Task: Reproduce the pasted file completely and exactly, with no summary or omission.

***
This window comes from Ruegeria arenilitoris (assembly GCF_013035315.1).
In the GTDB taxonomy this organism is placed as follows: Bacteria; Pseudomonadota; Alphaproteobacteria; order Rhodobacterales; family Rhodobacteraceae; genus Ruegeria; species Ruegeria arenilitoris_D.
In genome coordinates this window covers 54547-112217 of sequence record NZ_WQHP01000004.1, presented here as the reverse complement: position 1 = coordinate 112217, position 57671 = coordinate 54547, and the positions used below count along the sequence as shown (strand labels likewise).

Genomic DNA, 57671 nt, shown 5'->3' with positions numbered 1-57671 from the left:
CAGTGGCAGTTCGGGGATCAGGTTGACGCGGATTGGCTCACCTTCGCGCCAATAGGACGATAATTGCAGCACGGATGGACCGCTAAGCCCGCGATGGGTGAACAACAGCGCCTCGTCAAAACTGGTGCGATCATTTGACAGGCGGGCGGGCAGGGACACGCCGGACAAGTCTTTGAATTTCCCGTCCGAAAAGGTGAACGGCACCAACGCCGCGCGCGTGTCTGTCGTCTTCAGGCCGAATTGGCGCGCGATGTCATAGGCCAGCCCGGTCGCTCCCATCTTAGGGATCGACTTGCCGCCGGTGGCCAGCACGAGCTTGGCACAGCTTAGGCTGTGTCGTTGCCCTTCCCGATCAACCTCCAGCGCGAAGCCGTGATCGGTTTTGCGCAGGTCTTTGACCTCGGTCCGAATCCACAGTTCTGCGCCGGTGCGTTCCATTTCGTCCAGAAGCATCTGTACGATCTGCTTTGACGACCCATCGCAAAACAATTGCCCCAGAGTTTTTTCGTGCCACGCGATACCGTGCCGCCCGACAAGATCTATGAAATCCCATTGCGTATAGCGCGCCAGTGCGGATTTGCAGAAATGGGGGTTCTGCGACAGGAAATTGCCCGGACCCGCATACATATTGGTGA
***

This window comes from Ruegeria arenilitoris (assembly GCF_013035315.1).
In the GTDB taxonomy this organism is placed as follows: Bacteria; Pseudomonadota; Alphaproteobacteria; order Rhodobacterales; family Rhodobacteraceae; genus Ruegeria; species Ruegeria arenilitoris_D.
In genome coordinates this window covers 54547-112217 of sequence record NZ_WQHP01000004.1, presented here as the reverse complement: position 1 = coordinate 112217, position 57671 = coordinate 54547, and the positions used below count along the sequence as shown (strand labels likewise).

Genomic DNA, 57671 nt, shown 5'->3' with positions numbered 1-57671 from the left:
CAGTGGCAGTTCGGGGATCAGGTTGACGCGGATTGGCTCACCTTCGCGCCAATAGGACGATAATTGCAGCACGGATGGACCGCTAAGCCCGCGATGGGTGAACAACAGCGCCTCGTCAAAACTGGTGCGATCATTTGACAGGCGGGCGGGCAGGGACACGCCGGACAAGTCTTTGAATTTCCCGTCCGAAAAGGTGAACGGCACCAACGCCGCGCGCGTGTCTGTCGTCTTCAGGCCGAATTGGCGCGCGATGTCATAGGCCAGCCCGGTCGCTCCCATCTTAGGGATCGACTTGCCGCCGGTGGCCAGCACGAGCTTGGCACAGCTTAGGCTGTGTCGTTGCCCTTCCCGATCAACCTCCAGCGCGAAGCCGTGATCGGTTTTGCGCAGGTCTTTGACCTCGGTCCGAATCCACAGTTCTGCGCCGGTGCGTTCCATTTCGTCCAGAAGCATCTGTACGATCTGCTTTGACGACCCATCGCAAAACAATTGCCCCAGAGTTTTTTCGTGCCACGCGATACCGTGCCGCCCGACAAGATCTATGAAATCCCATTGCGTATAGCGCGCCAGTGCGGATTTGCAGAAATGGGGGTTCTGCGACAGGAAATTGCCCGGACCCGCATACATATTGGTGA